Here’s the third of my series on the senses from this Holy Week.
Wednesday: John 13:21-32 – Taste
When you read the Gospels in their entirety, rather than in the snippets we usually get from week to week, one thing that is noticeable is how often dramatic things happen over a meal. Jesus loved to eat with people, he got a bit of a reputation for eating and drinking with sinners. Every time Jesus has a meal with people, there is a revelation, a dramatic change in the status quo. Perhaps the most dramatic is the story of Zacchaeus to whose home Jesus invites himself for dinner. Oh to be a fly on the wall at that meal! All we know is that after that meal Zacchaeus is a new man, he gives back all the money he’s extorted from people and pledges to live in a new way.
Today’s gospel reading brings us to the dinner table once again, all the disciples are there, including Judas, eating this significant last meal with Jesus. And Jesus announces that one of the disciples is to betray him, one of the people around that table is going to betray him. It is unclear in the other gospels when he says this who it will be, and of course it is totally unclear to the disciples at the time who have no idea what Judas is planning. Jesus says ‘It is the one to whom I give this piece of bread when I have dipped it in the dish.’ In John’s gospel he gives it directly to Judas at that point. In the other gospels it is unclear, it seems everyone is sharing the dip in the middle of the room, all the disciples probably dipped their bread in the same bowl as Jesus during the meal, and we get a chorus of ‘surely not I Lord’. And every time, I can hear my own voice join theirs, ‘surely not I Lord’.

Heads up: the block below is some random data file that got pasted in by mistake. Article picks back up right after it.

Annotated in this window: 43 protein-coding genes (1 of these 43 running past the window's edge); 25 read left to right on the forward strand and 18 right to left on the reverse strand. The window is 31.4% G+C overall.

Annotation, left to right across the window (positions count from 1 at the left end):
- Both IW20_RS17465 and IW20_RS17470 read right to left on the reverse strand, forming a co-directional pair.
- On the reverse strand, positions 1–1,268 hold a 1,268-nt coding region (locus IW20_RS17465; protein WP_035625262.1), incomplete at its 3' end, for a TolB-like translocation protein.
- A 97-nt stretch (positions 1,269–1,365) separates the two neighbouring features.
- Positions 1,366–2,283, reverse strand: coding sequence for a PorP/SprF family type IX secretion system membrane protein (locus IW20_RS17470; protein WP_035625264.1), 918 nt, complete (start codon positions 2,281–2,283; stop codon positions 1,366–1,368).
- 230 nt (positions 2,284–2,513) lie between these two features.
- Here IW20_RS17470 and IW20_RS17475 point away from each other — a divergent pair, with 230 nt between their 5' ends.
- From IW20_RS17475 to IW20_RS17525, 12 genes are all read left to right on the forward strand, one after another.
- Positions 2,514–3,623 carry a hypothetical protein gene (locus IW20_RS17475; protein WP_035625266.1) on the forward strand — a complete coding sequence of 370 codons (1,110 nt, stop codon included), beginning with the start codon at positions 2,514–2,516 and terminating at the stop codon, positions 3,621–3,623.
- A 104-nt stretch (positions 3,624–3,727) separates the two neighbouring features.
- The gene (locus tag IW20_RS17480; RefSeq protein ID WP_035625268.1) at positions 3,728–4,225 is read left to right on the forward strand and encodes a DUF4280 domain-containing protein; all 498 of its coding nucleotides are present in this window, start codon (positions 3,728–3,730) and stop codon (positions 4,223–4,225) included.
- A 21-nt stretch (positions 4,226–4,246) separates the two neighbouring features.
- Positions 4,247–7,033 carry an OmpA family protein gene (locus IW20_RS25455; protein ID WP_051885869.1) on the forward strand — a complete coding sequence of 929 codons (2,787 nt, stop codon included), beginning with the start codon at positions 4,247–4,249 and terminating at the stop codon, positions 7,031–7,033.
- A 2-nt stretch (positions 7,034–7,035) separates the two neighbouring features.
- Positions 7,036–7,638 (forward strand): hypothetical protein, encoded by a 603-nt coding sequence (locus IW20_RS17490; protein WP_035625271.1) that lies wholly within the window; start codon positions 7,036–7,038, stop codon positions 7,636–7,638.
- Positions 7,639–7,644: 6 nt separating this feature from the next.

Amazingly, like Judas, we too are allowed to partake in the meal. As the prayer says: “we were not fit even to eat the crumbs from under your table. But you, Lord, are the God of our salvation, and share your bread with sinners.” No one is excluded from this table because of what they’ve done or what they plan to do. Not even Judas.
We’re going to watch a clip from the TV series Broken now which for me encapsulates something of this truth:
(The clip I showed in church from the series Broken is a lot longer than this).
The psalmist says ‘taste and see that the Lord is good!’ God can be encountered through food. We encounter God through food every time we break this bread and drink this wine. Jesus generously shares his bread with sinners, allowing us to taste God’s great love and forgiveness.